“…Greeks choose poverty, let them have their way,” said the Financial Times two days ago, with admirably Scrooge-like indifference to human suffering and a willingness to reverse truth in pursuit of propaganda that would have made Josef Goebbels proud. Maybe the author, Francesco Giavazzi should take a stroll around the streets of Athens…
While the population of the EU North and West is being coached by its mass media to adopt an even-greater insensitivity to the plight of the Greek electorate and its overseas, migrant guests, in Athens itself, the sight of refugees from the Middle East camping in the open in the city’s public squares has become a regular feature of the urban environment.
Last Sunday’s Flemish-language Standard assured its readers in Belgium that, with Tsipras’ announcement on Friday that Greece was seriously considering the possibility of joining the BRICS — a move which should surely be within its right as a sovereign nation and fully compatible with its member-standing in the EU — Greece “has lost its last friends in Europe.”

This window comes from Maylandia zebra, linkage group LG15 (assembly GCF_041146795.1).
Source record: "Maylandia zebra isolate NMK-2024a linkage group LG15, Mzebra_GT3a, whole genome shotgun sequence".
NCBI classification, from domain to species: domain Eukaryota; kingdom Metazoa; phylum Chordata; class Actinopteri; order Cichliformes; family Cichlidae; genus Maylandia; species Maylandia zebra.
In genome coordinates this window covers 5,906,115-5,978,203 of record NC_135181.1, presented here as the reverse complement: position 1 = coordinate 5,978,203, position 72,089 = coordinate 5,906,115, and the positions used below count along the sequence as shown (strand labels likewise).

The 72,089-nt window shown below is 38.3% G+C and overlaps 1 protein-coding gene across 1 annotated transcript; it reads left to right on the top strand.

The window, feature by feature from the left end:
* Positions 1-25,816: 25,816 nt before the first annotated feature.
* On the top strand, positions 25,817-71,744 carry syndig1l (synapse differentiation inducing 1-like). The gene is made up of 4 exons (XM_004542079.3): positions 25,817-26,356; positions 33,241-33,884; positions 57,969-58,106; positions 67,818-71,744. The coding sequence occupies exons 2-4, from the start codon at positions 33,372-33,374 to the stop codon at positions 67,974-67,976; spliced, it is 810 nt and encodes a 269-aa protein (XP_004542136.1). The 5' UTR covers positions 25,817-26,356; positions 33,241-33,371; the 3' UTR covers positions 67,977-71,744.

For those closer to the ground than the writers and editors of the Belgian Standard, however, Europe’s de facto abandonment of Greece has been obvious for years now.
We’re talking about the years in the second decade of the 21st century during which it became possible to see a 17-year-old Greek boy die of malnutrition, collapsing in the middle of Athens as happened in November 2013, or witness an impoverished Greek pensioner, a man in his mid-to-late 70s, reduced this June to selling his last prize possession — a violin, offered for a mere 80 euros out on the street — to buy the groceries for this week, and maybe the next.
Given such realities, it’s difficult to avoid the conclusion that Greece has not had any real friends in the EU for quite some time now.